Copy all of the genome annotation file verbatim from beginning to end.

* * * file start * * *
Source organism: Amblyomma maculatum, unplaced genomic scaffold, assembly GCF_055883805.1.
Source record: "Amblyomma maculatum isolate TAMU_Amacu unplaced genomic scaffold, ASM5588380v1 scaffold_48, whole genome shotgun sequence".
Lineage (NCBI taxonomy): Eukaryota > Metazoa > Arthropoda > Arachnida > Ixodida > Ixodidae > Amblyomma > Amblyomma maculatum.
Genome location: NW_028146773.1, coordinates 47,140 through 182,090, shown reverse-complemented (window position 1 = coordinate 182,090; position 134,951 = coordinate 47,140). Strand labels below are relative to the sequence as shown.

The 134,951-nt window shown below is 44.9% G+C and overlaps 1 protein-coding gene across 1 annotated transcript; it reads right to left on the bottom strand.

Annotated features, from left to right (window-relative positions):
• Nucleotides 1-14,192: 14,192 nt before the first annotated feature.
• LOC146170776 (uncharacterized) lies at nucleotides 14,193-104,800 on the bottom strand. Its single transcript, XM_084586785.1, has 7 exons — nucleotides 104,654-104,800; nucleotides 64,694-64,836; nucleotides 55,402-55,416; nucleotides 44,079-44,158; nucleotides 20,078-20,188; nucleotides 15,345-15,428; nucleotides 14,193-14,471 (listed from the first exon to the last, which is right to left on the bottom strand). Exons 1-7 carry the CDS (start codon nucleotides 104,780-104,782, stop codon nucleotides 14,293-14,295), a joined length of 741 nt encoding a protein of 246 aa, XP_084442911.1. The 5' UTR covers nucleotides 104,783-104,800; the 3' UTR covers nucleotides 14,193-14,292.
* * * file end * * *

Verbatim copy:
Source organism: Amblyomma maculatum, unplaced genomic scaffold, assembly GCF_055883805.1.
Source record: "Amblyomma maculatum isolate TAMU_Amacu unplaced genomic scaffold, ASM5588380v1 scaffold_48, whole genome shotgun sequence".
Lineage (NCBI taxonomy): Eukaryota > Metazoa > Arthropoda > Arachnida > Ixodida > Ixodidae > Amblyomma > Amblyomma maculatum.
Genome location: NW_028146773.1, coordinates 47,140 through 182,090, shown reverse-complemented (window position 1 = coordinate 182,090; position 134,951 = coordinate 47,140). Strand labels below are relative to the sequence as shown.

The 134,951-nt window shown below is 44.9% G+C and overlaps 1 protein-coding gene across 1 annotated transcript; it reads right to left on the bottom strand.

Annotated features, from left to right (window-relative positions):
• Nucleotides 1-14,192: 14,192 nt before the first annotated feature.
• LOC146170776 (uncharacterized) lies at nucleotides 14,193-104,800 on the bottom strand. Its single transcript, XM_084586785.1, has 7 exons — nucleotides 104,654-104,800; nucleotides 64,694-64,836; nucleotides 55,402-55,416; nucleotides 44,079-44,158; nucleotides 20,078-20,188; nucleotides 15,345-15,428; nucleotides 14,193-14,471 (listed from the first exon to the last, which is right to left on the bottom strand). Exons 1-7 carry the CDS (start codon nucleotides 104,780-104,782, stop codon nucleotides 14,293-14,295), a joined length of 741 nt encoding a protein of 246 aa, XP_084442911.1. The 5' UTR covers nucleotides 104,783-104,800; the 3' UTR covers nucleotides 14,193-14,292.